The world is changing fast. Political risk-the probability that a political action could significantly impact a company's business-is affecting more businesses in more ways than ever before. A generation ago, political risk mostly involved a handful of industries dealing with governments in a few frontier markets. Today, political risk stems from a widening array of actors, including Twitter users, local officials, activists, terrorists, hackers, and more.
In Beyond Disruption: Technology’s Challenge to Governance, George P. Shultz, Jim Hoagland, and James Timbie present views from some of the country's top experts in the sciences, humanities, and military that scrutinize the rise of post-millennium technologies in today’s global society.
Economic and other outcomes differ vastly among individuals, groups, and nations. Many explanations have been offered for the differences. Some believe that those with less fortunate outcomes are victims of genetics. Others believe that those who are less fortunate are victims of the more fortunate.
In The Structural Foundations of Monetary Policy, Michael D. Bordo, John H. Cochrane, and Amit Seru bring together discussions and presentations from the Hoover Institution’s annual monetary policy conference. The conference participants discuss long-run monetary issues facing the world economy, with an emphasis on deep, unresolved structural questions. They explore vital issues affecting the Federal Reserve, the United States’ central bank. They voice concern over the Fed’s independence, governance, and ability to withstand future shocks and analyze the effects of its monetary policies and growing balance sheet in the wake of the 2008 financial crisis.
Syria's sectarian fragmentation was not created when the war began in 2011; it had its genesis in an inherited Ottoman millet system whose traits were accentuated by the "divide to reign" policies of Hafiz al-Assad. The war has compelled Syrians to cling to their sectarian identities more tightly, whether out of socioeconomic self-interest or simply to survive. Examining these identities is therefore crucial to answering the most fundamental questions about the ongoing upheaval. In many ways, the Syrian conflict has been taken out of the hands of Syrians themselves, becoming a proxy war between regional and international forces that often exploit the country's divided society for their own benefit. This geopolitical study, illustrated with 70 original maps and graphics, is intended to foster a deeper understanding of the role that sectarianism has played in Syria's war.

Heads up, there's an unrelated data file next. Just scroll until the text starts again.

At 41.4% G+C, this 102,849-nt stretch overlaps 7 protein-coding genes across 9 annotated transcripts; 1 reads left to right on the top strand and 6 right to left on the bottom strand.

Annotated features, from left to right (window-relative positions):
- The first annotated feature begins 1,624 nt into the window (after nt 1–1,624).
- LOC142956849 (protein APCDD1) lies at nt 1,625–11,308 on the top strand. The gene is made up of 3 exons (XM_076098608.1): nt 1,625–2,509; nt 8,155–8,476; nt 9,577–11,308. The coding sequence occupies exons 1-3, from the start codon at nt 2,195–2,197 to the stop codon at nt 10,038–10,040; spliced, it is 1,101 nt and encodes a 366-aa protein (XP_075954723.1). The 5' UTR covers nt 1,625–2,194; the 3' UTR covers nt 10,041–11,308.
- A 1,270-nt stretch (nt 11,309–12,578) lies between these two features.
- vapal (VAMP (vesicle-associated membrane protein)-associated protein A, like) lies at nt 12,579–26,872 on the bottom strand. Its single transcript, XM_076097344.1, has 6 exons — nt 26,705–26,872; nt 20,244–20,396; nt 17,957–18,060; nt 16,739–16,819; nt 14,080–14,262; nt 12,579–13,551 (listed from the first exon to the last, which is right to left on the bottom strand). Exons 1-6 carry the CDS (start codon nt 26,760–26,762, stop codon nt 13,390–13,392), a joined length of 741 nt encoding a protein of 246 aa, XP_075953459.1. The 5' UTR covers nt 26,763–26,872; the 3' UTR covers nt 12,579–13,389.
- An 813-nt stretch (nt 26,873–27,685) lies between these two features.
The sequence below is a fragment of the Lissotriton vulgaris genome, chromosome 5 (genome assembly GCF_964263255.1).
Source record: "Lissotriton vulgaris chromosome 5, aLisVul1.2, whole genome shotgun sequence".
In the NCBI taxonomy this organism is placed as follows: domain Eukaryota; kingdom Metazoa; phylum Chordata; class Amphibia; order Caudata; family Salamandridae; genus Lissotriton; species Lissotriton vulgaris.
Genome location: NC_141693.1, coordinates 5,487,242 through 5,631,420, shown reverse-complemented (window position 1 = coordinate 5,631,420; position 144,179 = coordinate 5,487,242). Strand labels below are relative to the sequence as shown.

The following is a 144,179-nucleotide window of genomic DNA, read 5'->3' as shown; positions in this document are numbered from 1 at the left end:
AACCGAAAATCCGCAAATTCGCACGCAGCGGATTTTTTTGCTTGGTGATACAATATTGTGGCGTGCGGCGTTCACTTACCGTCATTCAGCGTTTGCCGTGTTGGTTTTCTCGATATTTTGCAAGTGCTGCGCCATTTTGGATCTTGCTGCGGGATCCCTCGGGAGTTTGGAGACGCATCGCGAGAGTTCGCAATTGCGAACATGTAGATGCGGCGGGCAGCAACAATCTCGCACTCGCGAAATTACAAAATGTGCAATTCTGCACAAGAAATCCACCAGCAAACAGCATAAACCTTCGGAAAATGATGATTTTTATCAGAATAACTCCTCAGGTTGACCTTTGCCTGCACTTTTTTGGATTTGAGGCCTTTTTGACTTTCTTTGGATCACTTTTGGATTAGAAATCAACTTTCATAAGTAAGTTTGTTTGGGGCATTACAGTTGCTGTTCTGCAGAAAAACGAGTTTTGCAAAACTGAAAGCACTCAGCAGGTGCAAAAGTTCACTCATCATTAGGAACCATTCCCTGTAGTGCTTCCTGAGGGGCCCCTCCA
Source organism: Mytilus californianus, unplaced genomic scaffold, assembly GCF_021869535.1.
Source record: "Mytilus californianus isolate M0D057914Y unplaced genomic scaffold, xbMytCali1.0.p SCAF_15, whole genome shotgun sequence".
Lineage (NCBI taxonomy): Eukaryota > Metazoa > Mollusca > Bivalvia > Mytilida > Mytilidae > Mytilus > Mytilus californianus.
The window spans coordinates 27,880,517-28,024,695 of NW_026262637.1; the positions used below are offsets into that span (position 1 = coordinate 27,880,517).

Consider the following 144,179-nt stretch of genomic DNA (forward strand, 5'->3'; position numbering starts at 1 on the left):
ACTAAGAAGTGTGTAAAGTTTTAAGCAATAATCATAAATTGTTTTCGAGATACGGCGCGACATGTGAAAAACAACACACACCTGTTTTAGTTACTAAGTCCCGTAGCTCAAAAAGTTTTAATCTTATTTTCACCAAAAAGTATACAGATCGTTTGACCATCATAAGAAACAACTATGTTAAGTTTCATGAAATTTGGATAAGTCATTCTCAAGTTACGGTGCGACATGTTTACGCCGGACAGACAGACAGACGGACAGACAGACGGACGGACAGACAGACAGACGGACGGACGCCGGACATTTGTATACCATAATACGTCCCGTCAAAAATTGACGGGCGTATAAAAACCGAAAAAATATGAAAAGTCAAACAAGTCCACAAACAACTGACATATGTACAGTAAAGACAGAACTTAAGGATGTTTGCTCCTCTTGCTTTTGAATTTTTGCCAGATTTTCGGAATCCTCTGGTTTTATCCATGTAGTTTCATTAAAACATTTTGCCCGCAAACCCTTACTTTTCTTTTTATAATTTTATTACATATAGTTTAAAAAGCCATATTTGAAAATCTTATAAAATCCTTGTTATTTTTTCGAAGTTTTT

Most history is hierarchical: it's about emperors, presidents, prime ministers and field marshals. It's about states, armies and corporations. It's about orders from on high. Even history "from below" is often about trade unions and workers' parties. But what if that's simply because hierarchical institutions create the archives that historians rely on? What if we are missing the informal, less well documented social networks that are the true sources of power and drivers of change?
The American public is not as polarized as pundits say. In Unstable Majorities Morris P. Fiorina confronts one of the most commonly held assumptions in contemporary American politics: which is that voters are now more polarized than ever. Bringing research and historical context to his discussion of the American electorate and its voting patterns, he corrects misconceptions about polarization, voter behavior, and political parties, arguing that party sorting—not polarization—is the key to understanding our current political turbulence.
History records only one peaceful transition of hegemonic power: the passage from British to American dominance of the international order. What made that transition uniquely cooperative and nonviolent? Does it offer lessons to guide policy as the United States faces its own challengers to the order it has enforced since the 1940s? To answer these questions, Kori Schake explores nine points of crisis or tension between Britain and the United States, from the Monroe Doctrine in 1823 to the establishment of the unequal “special relationship” during World War II.
In 1929, Joseph Stalin, having already achieved dictatorial power over the vast Soviet Empire, formally ordered the systematic conversion of the world’s largest peasant economy into “socialist modernity,” otherwise known as collectivization, regardless of the cost.
World War II was the most lethal conflict in human history. Never before had a war been fought on so many diverse landscapes and in so many different ways, from rocket attacks in London to jungle fighting in Burma to armor strikes in Libya.
The depth of Hoover’s scholarship is reflected in the numerous books published by our fellows on a broad variety of topics and issues. This timely and prodigious output offers insight on the most pressing issues in public policy.